Randi and Sunday are like non-blood sisters now, and all it took was dating the same asshole. I immediately pull out my notebook, and hold up a finger to Sunday as she says “Hi,” and write down an idea for a play where two women who are fighting each other—no, wait—two MEN who are fighting each other—in a corporation—are brought together and become friends because they get treated like crap by the same woman—who happens to be an agent of HR, which does this all the time to increase productivity between envious males. They send someone to play the femme fatale, sleep with them both, dump them both, and become the one thing they can agree on. Which leads to their eventual cooperation on a business front.(Cool; I've just plotted out my Neil LaBute play.)
“So who’s seen Dominic?” I ask, and Sunday says “Don’t ask me” just as Randi says. “He's cleaning himself out.” Ah, crap, I think. I ask whose couch he’s on. “Mine,” says Randi. “And just the couch. No other room of the apartment, except the bathroom.” Yeah; right. “So is he working?” I ask, and Randi tells me he’s at Patsy’s, and we all start doing riffs. “Patsy's. Because everybody has to start somewhere.” “Patsy's. Where laid-off waiters go to die.” “Patsy's. A leisure service of the AARP.”
Sunday isn't drinking. “I had a fight with my mother and I just stopped,” she says. “Must have been some fight,” I say, because there's never been a time when Sunday hasn't talked about going head to head with her mom. I wonder if my diary entries have anything to do with this, and I'm about to ask, when she volunteers the answer. “I showed her some of what you wrote about her back in the day,” she says, “and she asked me if it was any worse than what I'd been doing since I moved to New York.” Oh my. Randi and I trade a look. “And then when the Professor,” Sunday starts, and she leaves it hanging.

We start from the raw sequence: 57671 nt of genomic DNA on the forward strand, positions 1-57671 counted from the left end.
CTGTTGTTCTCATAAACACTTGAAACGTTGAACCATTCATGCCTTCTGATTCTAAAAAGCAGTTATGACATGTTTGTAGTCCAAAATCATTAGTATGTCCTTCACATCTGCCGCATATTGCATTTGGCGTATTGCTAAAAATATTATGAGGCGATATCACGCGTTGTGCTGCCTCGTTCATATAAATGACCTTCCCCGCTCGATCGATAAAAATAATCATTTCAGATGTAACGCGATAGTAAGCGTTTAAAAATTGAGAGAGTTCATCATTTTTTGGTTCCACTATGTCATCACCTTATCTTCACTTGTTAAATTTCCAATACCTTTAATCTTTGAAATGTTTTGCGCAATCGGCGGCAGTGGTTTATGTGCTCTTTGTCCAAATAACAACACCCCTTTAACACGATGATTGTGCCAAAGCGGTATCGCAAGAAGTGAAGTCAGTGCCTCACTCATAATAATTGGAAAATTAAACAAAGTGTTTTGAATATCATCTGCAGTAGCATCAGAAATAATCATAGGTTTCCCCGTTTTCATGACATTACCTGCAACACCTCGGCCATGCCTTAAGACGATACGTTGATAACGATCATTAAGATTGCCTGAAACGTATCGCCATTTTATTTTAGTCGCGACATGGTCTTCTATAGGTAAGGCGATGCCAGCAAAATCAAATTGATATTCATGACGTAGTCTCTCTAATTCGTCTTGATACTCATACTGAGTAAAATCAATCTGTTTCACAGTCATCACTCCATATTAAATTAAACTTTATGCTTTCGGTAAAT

There's a silence. Then I raise my glass. “The Professor.” Randi raises her Jack and Coke, Sunday toasts with water. We talk about the memorial on Saturday. We share a couple of Professor stories. “When was the last time you saw him?” I ask. Sunday: “When he asked me to bring your drink to his table on Sunday night.” Randi: “When Sarah cut him off downstairs the night he died.” “When he fell down the stairs,” I say, and this is the first Sunday hears of it. “He did what?” “Didn't you know?” “No. People just said he got cut off and left the bar.” I turn to Randi. “You didn’t hear about the fall?” She shakes her head. “I heard about it.” “But you didn't tell anyone?” “I didn't see it,” she says, and I snap back, “Well, I didn't see the sunset tonight, but that's why it's dark outside right now. Jesus, Randi.” Because what I'm thinking now is, if the official cause of death has anything to do with, say, a blood clot or a hemorrhage in the brain? That fall the Professor took could have been the cause of it. Except that nobody knows about it.
Alcohol: Guinness (6) Jameson (4)
Copyright 2016 Matthew J Wells